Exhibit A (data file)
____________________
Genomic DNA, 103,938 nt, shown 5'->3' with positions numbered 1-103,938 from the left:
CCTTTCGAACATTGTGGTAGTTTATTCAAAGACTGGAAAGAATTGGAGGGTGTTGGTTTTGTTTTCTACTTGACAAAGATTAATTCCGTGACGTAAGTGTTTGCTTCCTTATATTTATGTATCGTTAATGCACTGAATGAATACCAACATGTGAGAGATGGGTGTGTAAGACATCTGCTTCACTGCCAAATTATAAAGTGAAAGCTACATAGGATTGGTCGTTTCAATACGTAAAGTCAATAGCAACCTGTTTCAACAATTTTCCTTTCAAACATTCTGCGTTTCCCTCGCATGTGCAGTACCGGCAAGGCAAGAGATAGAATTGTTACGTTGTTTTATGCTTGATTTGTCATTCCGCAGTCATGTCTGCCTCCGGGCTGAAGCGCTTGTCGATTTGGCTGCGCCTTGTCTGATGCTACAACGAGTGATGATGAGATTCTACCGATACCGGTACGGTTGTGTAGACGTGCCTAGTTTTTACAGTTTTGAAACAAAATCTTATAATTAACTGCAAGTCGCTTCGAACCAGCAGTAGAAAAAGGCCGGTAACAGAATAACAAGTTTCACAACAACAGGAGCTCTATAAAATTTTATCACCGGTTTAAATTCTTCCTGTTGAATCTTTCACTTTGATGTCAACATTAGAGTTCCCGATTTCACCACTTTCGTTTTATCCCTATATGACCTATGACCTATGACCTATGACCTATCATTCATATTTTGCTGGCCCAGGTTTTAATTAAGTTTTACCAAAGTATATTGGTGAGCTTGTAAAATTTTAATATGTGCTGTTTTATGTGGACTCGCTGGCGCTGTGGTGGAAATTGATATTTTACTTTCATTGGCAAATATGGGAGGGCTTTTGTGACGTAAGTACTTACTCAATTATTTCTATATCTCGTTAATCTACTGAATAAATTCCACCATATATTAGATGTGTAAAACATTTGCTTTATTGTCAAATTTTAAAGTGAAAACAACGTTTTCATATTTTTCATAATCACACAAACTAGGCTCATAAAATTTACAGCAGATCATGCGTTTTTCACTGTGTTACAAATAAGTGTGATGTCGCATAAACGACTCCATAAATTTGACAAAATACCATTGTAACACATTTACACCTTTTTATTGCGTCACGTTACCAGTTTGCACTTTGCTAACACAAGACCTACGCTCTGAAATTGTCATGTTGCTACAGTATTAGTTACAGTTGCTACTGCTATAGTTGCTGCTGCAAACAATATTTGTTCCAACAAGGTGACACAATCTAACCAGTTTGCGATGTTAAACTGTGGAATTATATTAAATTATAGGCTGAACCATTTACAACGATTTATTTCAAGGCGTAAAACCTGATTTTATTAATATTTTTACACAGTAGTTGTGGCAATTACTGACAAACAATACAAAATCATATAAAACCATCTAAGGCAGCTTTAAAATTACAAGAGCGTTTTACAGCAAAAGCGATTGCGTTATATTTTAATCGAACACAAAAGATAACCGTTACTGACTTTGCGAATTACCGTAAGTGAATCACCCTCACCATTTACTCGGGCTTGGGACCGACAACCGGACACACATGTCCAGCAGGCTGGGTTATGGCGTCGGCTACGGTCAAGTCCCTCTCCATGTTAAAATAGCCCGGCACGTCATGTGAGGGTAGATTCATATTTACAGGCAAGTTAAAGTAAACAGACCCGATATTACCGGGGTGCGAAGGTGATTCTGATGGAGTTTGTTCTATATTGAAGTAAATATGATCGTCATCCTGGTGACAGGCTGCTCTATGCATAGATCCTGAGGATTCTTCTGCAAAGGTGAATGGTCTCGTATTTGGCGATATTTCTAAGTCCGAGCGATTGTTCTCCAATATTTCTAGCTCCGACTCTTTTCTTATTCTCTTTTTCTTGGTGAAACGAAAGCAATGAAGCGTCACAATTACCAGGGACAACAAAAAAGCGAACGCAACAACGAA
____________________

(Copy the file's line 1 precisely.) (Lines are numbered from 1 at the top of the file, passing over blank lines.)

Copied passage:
Genomic DNA, 103,938 nt, shown 5'->3' with positions numbered 1-103,938 from the left: